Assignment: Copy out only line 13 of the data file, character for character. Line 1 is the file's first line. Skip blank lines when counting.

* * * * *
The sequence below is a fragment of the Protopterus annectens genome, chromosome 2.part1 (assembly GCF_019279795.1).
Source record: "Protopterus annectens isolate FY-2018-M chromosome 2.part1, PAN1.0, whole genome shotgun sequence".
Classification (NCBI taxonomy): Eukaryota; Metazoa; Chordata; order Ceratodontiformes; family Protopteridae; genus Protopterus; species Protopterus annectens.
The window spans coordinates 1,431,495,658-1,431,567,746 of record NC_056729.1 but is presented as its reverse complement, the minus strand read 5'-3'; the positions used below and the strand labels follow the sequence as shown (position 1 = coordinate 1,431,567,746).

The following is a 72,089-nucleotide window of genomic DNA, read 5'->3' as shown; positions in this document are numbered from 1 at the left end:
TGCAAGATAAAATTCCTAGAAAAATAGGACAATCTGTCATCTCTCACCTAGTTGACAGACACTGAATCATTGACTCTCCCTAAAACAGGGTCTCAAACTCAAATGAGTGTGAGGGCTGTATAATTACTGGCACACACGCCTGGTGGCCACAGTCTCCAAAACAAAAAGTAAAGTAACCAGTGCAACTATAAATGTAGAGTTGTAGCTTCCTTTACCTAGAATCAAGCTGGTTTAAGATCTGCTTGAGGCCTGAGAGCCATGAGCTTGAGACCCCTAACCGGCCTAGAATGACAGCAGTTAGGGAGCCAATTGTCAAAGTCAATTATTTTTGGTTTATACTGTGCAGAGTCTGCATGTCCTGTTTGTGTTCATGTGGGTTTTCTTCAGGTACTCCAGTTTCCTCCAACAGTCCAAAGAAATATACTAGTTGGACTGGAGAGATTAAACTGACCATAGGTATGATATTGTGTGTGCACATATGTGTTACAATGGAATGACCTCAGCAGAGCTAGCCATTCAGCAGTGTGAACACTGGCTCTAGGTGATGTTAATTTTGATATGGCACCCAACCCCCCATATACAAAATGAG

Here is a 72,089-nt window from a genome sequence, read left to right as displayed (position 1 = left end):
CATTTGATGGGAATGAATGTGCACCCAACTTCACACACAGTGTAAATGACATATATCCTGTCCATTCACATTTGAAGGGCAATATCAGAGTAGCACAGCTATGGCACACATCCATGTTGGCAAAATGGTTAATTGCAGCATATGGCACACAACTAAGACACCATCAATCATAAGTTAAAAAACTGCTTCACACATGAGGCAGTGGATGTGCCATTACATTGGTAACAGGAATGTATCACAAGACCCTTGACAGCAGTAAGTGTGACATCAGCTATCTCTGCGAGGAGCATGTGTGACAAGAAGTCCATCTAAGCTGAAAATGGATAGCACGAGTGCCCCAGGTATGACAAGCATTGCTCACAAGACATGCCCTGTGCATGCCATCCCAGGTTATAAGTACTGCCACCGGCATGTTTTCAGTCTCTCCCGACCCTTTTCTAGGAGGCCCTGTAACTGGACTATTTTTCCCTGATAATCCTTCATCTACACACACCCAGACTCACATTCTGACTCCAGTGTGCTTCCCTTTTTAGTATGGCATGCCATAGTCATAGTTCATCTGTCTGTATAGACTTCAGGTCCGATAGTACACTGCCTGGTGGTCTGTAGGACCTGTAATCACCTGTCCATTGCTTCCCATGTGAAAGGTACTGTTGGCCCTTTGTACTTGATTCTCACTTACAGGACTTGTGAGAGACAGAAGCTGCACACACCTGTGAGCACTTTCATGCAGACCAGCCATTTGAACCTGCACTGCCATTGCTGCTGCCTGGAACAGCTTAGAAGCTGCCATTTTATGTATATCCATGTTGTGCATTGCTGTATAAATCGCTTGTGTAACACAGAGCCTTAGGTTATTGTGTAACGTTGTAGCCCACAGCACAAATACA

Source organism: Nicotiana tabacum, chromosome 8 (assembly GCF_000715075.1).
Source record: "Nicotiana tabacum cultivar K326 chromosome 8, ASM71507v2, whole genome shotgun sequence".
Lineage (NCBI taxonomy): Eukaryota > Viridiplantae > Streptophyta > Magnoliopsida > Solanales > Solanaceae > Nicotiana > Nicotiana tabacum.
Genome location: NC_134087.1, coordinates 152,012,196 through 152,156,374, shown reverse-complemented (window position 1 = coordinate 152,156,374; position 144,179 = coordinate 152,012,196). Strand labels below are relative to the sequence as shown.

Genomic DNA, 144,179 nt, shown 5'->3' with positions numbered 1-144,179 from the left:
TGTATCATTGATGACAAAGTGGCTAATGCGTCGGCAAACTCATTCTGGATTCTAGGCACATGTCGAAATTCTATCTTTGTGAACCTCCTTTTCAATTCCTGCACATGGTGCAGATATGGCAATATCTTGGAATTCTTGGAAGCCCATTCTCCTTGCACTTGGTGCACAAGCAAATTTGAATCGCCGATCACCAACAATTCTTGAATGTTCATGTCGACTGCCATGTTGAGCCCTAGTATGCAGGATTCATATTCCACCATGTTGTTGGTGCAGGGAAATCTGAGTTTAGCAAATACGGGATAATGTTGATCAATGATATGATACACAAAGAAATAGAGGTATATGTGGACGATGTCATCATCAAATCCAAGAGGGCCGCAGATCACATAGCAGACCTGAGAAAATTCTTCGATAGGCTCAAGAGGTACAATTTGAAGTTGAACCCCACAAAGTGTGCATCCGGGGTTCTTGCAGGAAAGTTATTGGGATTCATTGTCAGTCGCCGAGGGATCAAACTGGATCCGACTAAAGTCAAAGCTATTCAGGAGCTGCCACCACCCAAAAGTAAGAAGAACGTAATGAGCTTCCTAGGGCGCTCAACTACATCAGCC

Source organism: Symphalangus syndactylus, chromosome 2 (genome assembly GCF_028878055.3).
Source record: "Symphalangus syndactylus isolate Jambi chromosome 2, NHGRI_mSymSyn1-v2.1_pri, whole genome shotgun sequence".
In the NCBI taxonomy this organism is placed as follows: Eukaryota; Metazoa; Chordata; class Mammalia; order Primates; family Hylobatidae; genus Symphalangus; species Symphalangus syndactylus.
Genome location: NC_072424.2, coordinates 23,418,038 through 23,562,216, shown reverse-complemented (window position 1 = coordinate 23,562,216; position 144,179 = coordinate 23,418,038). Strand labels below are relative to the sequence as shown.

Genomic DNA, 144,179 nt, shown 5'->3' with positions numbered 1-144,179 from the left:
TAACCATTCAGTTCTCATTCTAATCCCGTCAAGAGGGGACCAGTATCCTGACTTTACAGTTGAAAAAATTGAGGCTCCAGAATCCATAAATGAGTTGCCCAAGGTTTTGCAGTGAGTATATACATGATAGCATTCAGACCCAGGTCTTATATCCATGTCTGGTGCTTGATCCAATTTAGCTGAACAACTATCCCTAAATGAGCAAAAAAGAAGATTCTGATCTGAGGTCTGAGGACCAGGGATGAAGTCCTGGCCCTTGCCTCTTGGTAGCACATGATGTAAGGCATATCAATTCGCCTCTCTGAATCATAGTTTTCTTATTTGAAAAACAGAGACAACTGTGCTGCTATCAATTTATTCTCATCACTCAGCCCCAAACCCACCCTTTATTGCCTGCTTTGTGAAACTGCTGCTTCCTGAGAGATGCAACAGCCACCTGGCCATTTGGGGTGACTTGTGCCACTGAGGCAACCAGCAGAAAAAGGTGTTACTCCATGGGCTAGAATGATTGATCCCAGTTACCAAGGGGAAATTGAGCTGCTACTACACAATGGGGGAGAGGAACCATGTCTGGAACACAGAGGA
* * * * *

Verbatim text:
Genomic DNA, 144,179 nt, shown 5'->3' with positions numbered 1-144,179 from the left: